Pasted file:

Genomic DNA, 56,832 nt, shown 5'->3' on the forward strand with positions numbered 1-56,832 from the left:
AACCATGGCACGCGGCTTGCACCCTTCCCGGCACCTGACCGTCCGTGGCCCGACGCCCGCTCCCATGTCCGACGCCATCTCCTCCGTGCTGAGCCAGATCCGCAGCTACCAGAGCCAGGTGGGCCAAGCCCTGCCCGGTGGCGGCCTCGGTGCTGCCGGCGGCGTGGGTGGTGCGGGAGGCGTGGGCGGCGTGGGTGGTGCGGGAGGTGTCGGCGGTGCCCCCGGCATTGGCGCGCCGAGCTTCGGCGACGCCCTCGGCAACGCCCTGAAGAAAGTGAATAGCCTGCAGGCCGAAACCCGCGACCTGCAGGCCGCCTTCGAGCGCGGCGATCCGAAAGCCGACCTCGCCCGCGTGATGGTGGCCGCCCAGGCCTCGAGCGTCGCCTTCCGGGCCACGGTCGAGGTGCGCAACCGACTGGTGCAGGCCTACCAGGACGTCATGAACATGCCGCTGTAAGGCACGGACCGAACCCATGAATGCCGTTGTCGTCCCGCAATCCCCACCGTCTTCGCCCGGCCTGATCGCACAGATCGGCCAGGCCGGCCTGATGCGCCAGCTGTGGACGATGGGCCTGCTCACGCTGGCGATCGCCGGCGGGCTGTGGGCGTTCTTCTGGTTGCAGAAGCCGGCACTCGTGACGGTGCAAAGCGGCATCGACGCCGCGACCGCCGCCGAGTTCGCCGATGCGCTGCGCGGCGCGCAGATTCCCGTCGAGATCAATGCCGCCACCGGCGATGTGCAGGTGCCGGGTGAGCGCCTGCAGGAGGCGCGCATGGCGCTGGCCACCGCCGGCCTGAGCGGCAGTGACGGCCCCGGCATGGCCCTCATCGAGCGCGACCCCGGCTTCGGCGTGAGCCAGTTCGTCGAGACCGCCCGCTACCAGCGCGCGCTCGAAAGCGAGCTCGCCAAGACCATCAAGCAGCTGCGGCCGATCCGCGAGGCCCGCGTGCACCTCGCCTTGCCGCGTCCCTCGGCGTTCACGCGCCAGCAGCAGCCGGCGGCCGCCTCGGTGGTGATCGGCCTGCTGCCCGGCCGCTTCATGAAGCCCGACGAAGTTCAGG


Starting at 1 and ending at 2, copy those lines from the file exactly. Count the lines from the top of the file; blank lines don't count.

Genomic DNA, 56,832 nt, shown 5'->3' on the forward strand with positions numbered 1-56,832 from the left:
AACCATGGCACGCGGCTTGCACCCTTCCCGGCACCTGACCGTCCGTGGCCCGACGCCCGCTCCCATGTCCGACGCCATCTCCTCCGTGCTGAGCCAGATCCGCAGCTACCAGAGCCAGGTGGGCCAAGCCCTGCCCGGTGGCGGCCTCGGTGCTGCCGGCGGCGTGGGTGGTGCGGGAGGCGTGGGCGGCGTGGGTGGTGCGGGAGGTGTCGGCGGTGCCCCCGGCATTGGCGCGCCGAGCTTCGGCGACGCCCTCGGCAACGCCCTGAAGAAAGTGAATAGCCTGCAGGCCGAAACCCGCGACCTGCAGGCCGCCTTCGAGCGCGGCGATCCGAAAGCCGACCTCGCCCGCGTGATGGTGGCCGCCCAGGCCTCGAGCGTCGCCTTCCGGGCCACGGTCGAGGTGCGCAACCGACTGGTGCAGGCCTACCAGGACGTCATGAACATGCCGCTGTAAGGCACGGACCGAACCCATGAATGCCGTTGTCGTCCCGCAATCCCCACCGTCTTCGCCCGGCCTGATCGCACAGATCGGCCAGGCCGGCCTGATGCGCCAGCTGTGGACGATGGGCCTGCTCACGCTGGCGATCGCCGGCGGGCTGTGGGCGTTCTTCTGGTTGCAGAAGCCGGCACTCGTGACGGTGCAAAGCGGCATCGACGCCGCGACCGCCGCCGAGTTCGCCGATGCGCTGCGCGGCGCGCAGATTCCCGTCGAGATCAATGCCGCCACCGGCGATGTGCAGGTGCCGGGTGAGCGCCTGCAGGAGGCGCGCATGGCGCTGGCCACCGCCGGCCTGAGCGGCAGTGACGGCCCCGGCATGGCCCTCATCGAGCGCGACCCCGGCTTCGGCGTGAGCCAGTTCGTCGAGACCGCCCGCTACCAGCGCGCGCTCGAAAGCGAGCTCGCCAAGACCATCAAGCAGCTGCGGCCGATCCGCGAGGCCCGCGTGCACCTCGCCTTGCCGCGTCCCTCGGCGTTCACGCGCCAGCAGCAGCCGGCGGCCGCCTCGGTGGTGATCGGCCTGCTGCCCGGCCGCTTCATGAAGCCCGACGAAGTTCAGG